| March 2, LONDON
March 2, LONDON A Credit Suisse executive set off an email chain seeking donations from subordinates for Republican presidential candidate Mitt Romney that ended up in the hands of non-U.S. citizens, prompting concerns that it could violate laws barring foreign contributions, according to bank sources.
The email seeking support for a Romney fundraising breakfast later made its way from New York to the bank's London office, where recipients -- including some who were not U.S. citizens -- were upset by the solicitation, the sources said.
U.S. federal election laws prohibit contributions from foreign nationals.
The episode underscored the heightened political involvement of some top Credit Suisse officials, who are supporting Romney's campaign, the sources said. Eric Varvel, a Mormon who is CEO of Credit Suisse's investment banking operations, is a contributor to Romney's campaign and gave $100,000 to a SuperPAC that supports Romney, campaign finance records show.
Romney has strong support in the financial sector. Anthony Corrado, an election law expert and government professor at Colby College in Maine, said that U.S. candidates increasingly seek donations from Americans overseas.
He noted that it is legal for political campaigns to circulate fundraising pitches to American citizens working for foreign companies overseas. But election laws make "very clear" the prohibition on taking contributions from foreign nationals, which was recently affirmed by the U.S. Supreme Court, he said.
Internal policies at Credit Suisse also restrict managers from soliciting political money from subordinates below the managing director level or using company email for political purposes.
The November 23 email was sent by the Romney campaign to Brian Chin, head of securitized products in the bank's investment unit, and to Albert Sohn, Chin's outgoing predecessor. Both executives have donated to Romney's campaign.
Chin then sent the email to subordinates in the United States, one source close to Chin said. It subsequently was sent to some London staffers, but bank sources said they do not know who sent it. Chin did not respond to phone calls from Reuters.
Chin's message described how recipients were under "no pressure" to contribute, but some employees said they felt uncomfortable since Chin helped determine their discretionary bonuses, the sources said.
Credit Suisse declined to answer questions. In a statement, the bank said that its "internal policies impose certain restrictions on U.S. employees' political activities in the workplace ... We handle any potential violations on a case-by-case basis and treat any issues as an internal personnel matter."
The Romney campaign said in a statement that it "complies with all the laws and regulations regarding campaign fundraising and does not solicit contributions from foreign nationals."
The email chain, which was reviewed by Reuters, shows that a Romney campaign official, whose name is redacted, sent Chin and Sohn the message headed "Eric Varvel invite".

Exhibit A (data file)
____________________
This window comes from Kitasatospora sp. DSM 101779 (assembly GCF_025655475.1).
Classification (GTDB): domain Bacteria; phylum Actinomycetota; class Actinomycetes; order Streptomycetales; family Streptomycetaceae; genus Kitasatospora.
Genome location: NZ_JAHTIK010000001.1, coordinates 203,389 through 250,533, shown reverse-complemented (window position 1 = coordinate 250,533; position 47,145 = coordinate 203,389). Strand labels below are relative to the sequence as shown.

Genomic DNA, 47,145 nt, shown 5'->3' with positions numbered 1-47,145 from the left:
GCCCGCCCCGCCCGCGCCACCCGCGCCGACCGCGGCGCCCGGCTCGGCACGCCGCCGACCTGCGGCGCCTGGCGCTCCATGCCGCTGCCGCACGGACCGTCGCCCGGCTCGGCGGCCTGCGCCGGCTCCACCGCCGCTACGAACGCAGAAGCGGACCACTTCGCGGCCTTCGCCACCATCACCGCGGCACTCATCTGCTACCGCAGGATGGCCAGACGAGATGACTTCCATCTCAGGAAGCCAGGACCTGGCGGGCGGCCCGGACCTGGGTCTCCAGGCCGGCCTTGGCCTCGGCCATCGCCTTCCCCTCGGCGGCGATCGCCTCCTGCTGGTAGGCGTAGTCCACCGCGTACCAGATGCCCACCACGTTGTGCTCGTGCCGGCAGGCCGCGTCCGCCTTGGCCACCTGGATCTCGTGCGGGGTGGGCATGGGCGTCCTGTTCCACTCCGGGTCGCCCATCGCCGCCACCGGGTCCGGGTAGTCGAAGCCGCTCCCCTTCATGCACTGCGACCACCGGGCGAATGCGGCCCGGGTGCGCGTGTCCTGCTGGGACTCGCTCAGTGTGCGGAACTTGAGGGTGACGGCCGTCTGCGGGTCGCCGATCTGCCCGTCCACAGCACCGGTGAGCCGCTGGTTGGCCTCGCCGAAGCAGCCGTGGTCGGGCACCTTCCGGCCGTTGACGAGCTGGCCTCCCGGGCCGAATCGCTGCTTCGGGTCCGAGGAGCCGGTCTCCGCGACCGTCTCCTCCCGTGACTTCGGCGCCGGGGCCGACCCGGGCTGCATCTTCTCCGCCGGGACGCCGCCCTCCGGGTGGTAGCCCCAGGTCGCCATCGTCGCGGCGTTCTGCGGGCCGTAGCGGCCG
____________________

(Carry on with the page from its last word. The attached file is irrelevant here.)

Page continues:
"Eric Varvel asked that I send the attached invite to you to see if you could possibly raise $10,000 from your folks for Mitt Romney's breakfast on December 14 (invite attached)," the message said. "Eric will be introducing Mitt and would be great if you could try to get some folks to attend. Please let me know how I can help."
The message included a request to "please fill-out attached contribution form and send in a check or click on this link to make a secure online credit card contribution." A link to Romney's campaign website was included.
Nine minutes after receiving the message, Chin forwarded the fundraising pitch, adding his own comment.
"this is completely NO PRESSURE at all - but on the off chance anybody actually wants to go to this, i'm prob going with and albert is going to bring. again this is totally volunatary (sic)," he wrote.
One banker said Chin's email originally went out to around 14 recipients in New York, including at least one who was not an American citizen.
It then was forwarded to London staffers, including other non-U.S. citizens, an individual with knowledge said. A bank source said that some Credit Suisse American staffers did contribute to Romney in response to Chin's email.
Individuals at the bank said that Varvel himself was not involved in the email episode.
Emails seeking political contributions were not unusual at Credit Suisse. Varvel also contacted senior investment bankers directly at bank branches around the world seeking donations for the Romney campaign, according to two individuals with knowledge of the solicitations who noted that Varvel was careful to appeal only to U.S. citizens.
Campaign finance records filed with the Federal Election Commission in Washington show that Varvel donated the legal maximum $2,500 to Romney's presidential primary campaign last year and also donated $100,000 to the SuperPAC Restore Our Future, which backs Romney.
Chin and Sohn also contributed the maximum $2500 to Romney's campaign last year. Sohn also did not reply to calls seeking comment.
(Additional reporting by Sarah White in London; Editing by Marilyn W. Thompson)